Windows 7 Network Connections – Stuck in Public Mode

If Microsoft posted a fix for this, then there is an issue.

Actually, this was a very common Vista issue. One of many I might add. (Not a big proponent of Vista. In fact if you have Vista, consider upgrading or replacing the computer)

So, it seems you may be unable to change or set your network connection location when attempting to connect to a network using a Windows 7-based computer. The location associated to the network connection may not be a clickable link. And leaving it in Public Mode is worthless.

Have Microsoft fix it for you:
Fix this problem
Microsoft Fix it 50725

Here’s the manual fix:

  1. Close or suspend any applications that uses the network.
  2. Click Start, type device manager in the Search programs and files box, and then press Enter.
  3. Browse list of devices and click to expand Network adapters
  4. Right-click on the first adapter under Network Adapters and click Disable.(Repeat this step for all network adapters on your system under Network Adapters).Note After each change, Device Manager will rescan your hardware. Your monitor may blink when refreshed, this is expected.
  5. While still in Device Manager, re-enable only the adapter that’s associated with the public-network setting that you are trying to change.
    (Example, if you’re trying to connect to your wireless network, enable the wireless adapter.)Note Your system will notice your network reappearing and try to connect. This connection attempt may fail, but that’s ok, this is expected.
  6. Click Start, and type Network and sharing Center in the Search programs and files box, and then click Network and Sharing Center, from the list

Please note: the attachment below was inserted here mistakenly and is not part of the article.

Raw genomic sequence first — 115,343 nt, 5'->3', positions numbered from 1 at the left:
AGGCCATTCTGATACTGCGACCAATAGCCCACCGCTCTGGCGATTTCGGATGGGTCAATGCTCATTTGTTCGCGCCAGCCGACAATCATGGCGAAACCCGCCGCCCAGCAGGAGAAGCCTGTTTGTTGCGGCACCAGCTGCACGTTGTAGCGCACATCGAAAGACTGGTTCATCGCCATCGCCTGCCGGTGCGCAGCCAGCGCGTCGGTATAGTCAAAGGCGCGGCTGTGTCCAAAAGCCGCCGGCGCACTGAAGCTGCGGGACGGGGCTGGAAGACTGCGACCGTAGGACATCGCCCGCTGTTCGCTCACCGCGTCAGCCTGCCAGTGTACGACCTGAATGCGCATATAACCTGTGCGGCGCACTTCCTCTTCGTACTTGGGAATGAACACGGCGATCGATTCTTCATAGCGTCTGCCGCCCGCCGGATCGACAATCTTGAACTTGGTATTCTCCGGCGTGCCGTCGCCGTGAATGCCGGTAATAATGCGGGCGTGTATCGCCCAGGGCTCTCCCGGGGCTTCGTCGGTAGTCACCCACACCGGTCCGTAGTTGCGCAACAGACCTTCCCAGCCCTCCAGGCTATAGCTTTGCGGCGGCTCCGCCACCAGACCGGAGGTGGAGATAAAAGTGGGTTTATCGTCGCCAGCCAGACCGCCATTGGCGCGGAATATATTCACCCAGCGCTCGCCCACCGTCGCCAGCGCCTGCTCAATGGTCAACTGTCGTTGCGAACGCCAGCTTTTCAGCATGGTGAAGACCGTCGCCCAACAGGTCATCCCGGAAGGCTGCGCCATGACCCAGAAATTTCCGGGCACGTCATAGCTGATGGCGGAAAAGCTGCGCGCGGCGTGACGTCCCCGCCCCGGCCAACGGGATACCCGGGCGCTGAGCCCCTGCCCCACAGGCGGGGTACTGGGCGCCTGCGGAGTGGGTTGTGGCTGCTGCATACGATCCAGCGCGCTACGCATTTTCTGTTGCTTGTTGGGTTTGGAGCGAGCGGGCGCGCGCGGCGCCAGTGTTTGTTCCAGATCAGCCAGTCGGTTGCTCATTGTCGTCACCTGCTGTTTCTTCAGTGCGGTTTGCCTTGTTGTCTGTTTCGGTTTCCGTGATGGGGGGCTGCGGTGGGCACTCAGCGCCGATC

7. In the lower left side of the dialog box, click Choose homegroup and sharing options.
  8. Click What is a network location?, and select your network location.Note If you want to continue setting up a homegroup, follow the remaining prompts. But a homegroup isn’t required, so you also can simply exit the homegroup setup after you select the correct network location.
  9. The last step is to re-enable your remaining adapters, one by one in Device Manager. To do this simply Right-click each of the disabled adapters under Network Adapters and clickEnable.
  10. When all Network Adapters are enabled, close the Device Manager and youre done.
Have Microsoft fix it for you:
Fix this problem
Microsoft Fix it 50725

Leave a Reply

Fill in your details below or click an icon to log in: Logo

You are commenting using your account. Log Out / Change )

Twitter picture

You are commenting using your Twitter account. Log Out / Change )

Facebook photo

You are commenting using your Facebook account. Log Out / Change )

Google+ photo

You are commenting using your Google+ account. Log Out / Change )

Connecting to %s